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Capsule Arts ARTIST FEATURE: Yousef Al Habshi

For the Holy month of Ramadan, Capsule Arts has decided to embrace the spirit of the season by shedding a light on the artist community through featuring one UAE based artist a week on the blog. 
 

For the final artist in the series, Art Curator Nadine Khoury spoke to Yousef Al Habshi, an Emirati photographer.

Capsule Arts has taken on various projects over the years. One project that stands out is the Environment Agency in Abu Dhabi that went through a refurbishment in 2019. It was very captivating as Capsule Arts commissioned multiple local and UAE-based artists to create work that reflected the vision and the mission of the agency. As I was going through the artist list I came across Yousef Al Habshi’s macro photography. His photographs stood out, as the subject matter of insects is not one that you see often. This intrigued me and I set up a meeting to delve into his photographic journey further. 
 

How did you get started in the arts?
 

“I came across an image on the internet that intrigued me, and I questioned why I can’t take this picture myself. This hobby that I embarked on was simply triggered by the picture and was not something I previously planned on getting involved in. It simply interested me and over time curiosity took over as I delved deeper into the field of photography. 
 

My first source into researching photography was picking up a book called ‘photography for dummies’, and despite the name, it was actually quite detailed and helped me to build a technical background in this field.”
 

How did you delve into Macro photography?
 

“There is two routes a photographer can take upon starting their career: They either get inspired by a subject matter they have seen other artists take on, or they go around and photograph their surroundings without a direct intention. I was definitely the later, as my whole journey started out of the blue. I was photographing everything including landscapes and testing out the wide angle on my camera. However, the one thing that I couldn’t really master, but highly intrigued me was macro photography, as you would need to purchase special lenses that allows you to capture the subject from certain angles using specified magnification. Therefore, after a month of testing out my camera, I purchased my first Macro lens and as soon as I started working with it, I felt an immediate attraction and connection in comparison to other modes of photography. This is how I started my journey into macro photography.”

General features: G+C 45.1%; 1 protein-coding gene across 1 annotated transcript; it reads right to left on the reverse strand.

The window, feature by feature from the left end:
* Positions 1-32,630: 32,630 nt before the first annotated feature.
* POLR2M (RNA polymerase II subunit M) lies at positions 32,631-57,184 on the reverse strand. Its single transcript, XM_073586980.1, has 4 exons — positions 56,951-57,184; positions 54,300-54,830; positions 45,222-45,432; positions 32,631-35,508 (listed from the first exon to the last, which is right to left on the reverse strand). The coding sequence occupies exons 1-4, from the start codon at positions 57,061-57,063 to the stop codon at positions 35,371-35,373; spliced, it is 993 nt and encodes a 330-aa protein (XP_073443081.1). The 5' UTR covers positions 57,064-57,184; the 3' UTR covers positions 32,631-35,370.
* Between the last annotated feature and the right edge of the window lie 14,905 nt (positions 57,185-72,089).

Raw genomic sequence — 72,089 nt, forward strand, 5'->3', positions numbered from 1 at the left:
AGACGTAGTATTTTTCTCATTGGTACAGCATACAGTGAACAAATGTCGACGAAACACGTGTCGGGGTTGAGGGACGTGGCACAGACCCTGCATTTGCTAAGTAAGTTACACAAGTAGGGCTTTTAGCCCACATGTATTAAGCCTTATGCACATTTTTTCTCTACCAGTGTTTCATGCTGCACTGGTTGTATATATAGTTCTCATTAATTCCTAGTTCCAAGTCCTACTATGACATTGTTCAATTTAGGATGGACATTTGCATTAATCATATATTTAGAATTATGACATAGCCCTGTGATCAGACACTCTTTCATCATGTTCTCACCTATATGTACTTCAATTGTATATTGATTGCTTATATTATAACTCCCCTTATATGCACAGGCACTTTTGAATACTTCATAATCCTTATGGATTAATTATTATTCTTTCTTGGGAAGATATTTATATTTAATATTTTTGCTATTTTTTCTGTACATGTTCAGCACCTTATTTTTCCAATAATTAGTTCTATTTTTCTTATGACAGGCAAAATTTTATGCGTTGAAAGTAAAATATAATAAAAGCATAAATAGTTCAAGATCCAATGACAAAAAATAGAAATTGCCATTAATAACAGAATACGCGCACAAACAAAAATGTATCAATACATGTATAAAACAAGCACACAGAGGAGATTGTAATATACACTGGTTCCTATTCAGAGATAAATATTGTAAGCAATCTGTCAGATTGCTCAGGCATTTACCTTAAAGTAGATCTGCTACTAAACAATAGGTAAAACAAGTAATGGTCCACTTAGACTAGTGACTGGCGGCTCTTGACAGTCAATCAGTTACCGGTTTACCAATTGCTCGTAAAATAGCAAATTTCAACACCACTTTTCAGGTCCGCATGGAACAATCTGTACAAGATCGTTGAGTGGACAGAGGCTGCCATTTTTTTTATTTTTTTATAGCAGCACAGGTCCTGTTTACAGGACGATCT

Can you tell me more about how you found your niche of photographing insects within the Macro field?
 

“If you take a step back and look at the definition of ‘Macro photography’, it is a branch of photography that focuses on small subject matter not visible to the naked eye, consequently, my subject matter would have to be small objects. If you think about it, we are surrounded by small objects, whether it is pins or pencils as well as small beings such as insects or greenery. 
 

I remember the day I bought the Macro lens, in January of 2010, I was going out to the desert and in that excursion I was trying to find subjects to photograph to be able to practice with my new lens. I came across a type of desert beetle that I was able to photograph. In fact, to this day, 10 years later, I make sure to show that photography when I give lectures, as it represents the beginning of my journey, and is a visual representation of how far I have come. It is important to remind people that consistency in your field is what will get your far and help you develop.
 

I started realizing the details of the insects that we don’t see. Photographs of fish or other animals are the norm, however people shy away from showing insects. It was definitely a subject matter that was classified as provocative. I was being questioned as to why I chose this subject matter. My response was always a thought provoking question: why do we give priority to photographing some animals instead of insects? At the end of the day, beauty can be found in everything. The definition of beauty lies in the eye of the beholder. What I may find beautiful, others may not.

Can you elaborate on the idea of beauty behind your artwork, as I believe there are many layers behind this statement.